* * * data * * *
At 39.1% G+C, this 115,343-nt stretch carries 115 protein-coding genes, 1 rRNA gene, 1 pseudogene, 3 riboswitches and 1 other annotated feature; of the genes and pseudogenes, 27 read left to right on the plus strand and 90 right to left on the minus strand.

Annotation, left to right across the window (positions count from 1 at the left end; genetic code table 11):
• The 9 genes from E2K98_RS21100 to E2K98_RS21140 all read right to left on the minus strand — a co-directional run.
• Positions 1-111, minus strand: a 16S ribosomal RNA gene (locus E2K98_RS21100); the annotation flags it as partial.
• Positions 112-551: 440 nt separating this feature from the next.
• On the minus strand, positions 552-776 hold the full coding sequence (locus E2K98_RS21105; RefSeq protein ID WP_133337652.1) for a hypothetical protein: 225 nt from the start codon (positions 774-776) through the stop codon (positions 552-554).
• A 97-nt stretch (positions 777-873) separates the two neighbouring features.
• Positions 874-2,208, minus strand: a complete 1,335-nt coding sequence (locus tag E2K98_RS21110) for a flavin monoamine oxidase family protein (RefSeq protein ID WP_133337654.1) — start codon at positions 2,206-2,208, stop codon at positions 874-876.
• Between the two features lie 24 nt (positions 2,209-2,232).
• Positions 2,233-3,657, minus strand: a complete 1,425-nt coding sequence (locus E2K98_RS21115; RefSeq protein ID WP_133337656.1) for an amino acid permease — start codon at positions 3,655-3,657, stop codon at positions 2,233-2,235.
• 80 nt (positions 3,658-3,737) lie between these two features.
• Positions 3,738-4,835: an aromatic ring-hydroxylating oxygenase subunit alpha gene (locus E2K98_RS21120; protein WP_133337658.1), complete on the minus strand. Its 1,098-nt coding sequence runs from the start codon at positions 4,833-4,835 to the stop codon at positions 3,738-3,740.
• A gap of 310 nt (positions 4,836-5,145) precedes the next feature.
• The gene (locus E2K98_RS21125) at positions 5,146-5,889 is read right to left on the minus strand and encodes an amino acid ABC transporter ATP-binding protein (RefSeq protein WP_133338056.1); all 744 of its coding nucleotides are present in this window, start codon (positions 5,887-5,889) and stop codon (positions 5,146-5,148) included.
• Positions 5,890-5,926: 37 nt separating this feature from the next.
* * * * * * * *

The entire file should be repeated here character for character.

At 39.1% G+C, this 115,343-nt stretch carries 115 protein-coding genes, 1 rRNA gene, 1 pseudogene, 3 riboswitches and 1 other annotated feature; of the genes and pseudogenes, 27 read left to right on the plus strand and 90 right to left on the minus strand.

Annotation, left to right across the window (positions count from 1 at the left end; genetic code table 11):
• The 9 genes from E2K98_RS21100 to E2K98_RS21140 all read right to left on the minus strand — a co-directional run.
• Positions 1-111, minus strand: a 16S ribosomal RNA gene (locus E2K98_RS21100); the annotation flags it as partial.
• Positions 112-551: 440 nt separating this feature from the next.
• On the minus strand, positions 552-776 hold the full coding sequence (locus E2K98_RS21105; RefSeq protein ID WP_133337652.1) for a hypothetical protein: 225 nt from the start codon (positions 774-776) through the stop codon (positions 552-554).
• A 97-nt stretch (positions 777-873) separates the two neighbouring features.
• Positions 874-2,208, minus strand: a complete 1,335-nt coding sequence (locus tag E2K98_RS21110) for a flavin monoamine oxidase family protein (RefSeq protein ID WP_133337654.1) — start codon at positions 2,206-2,208, stop codon at positions 874-876.
• Between the two features lie 24 nt (positions 2,209-2,232).
• Positions 2,233-3,657, minus strand: a complete 1,425-nt coding sequence (locus E2K98_RS21115; RefSeq protein ID WP_133337656.1) for an amino acid permease — start codon at positions 3,655-3,657, stop codon at positions 2,233-2,235.
• 80 nt (positions 3,658-3,737) lie between these two features.
• Positions 3,738-4,835: an aromatic ring-hydroxylating oxygenase subunit alpha gene (locus E2K98_RS21120; protein WP_133337658.1), complete on the minus strand. Its 1,098-nt coding sequence runs from the start codon at positions 4,833-4,835 to the stop codon at positions 3,738-3,740.
• A gap of 310 nt (positions 4,836-5,145) precedes the next feature.
• The gene (locus E2K98_RS21125) at positions 5,146-5,889 is read right to left on the minus strand and encodes an amino acid ABC transporter ATP-binding protein (RefSeq protein WP_133338056.1); all 744 of its coding nucleotides are present in this window, start codon (positions 5,887-5,889) and stop codon (positions 5,146-5,148) included.
• Positions 5,890-5,926: 37 nt separating this feature from the next.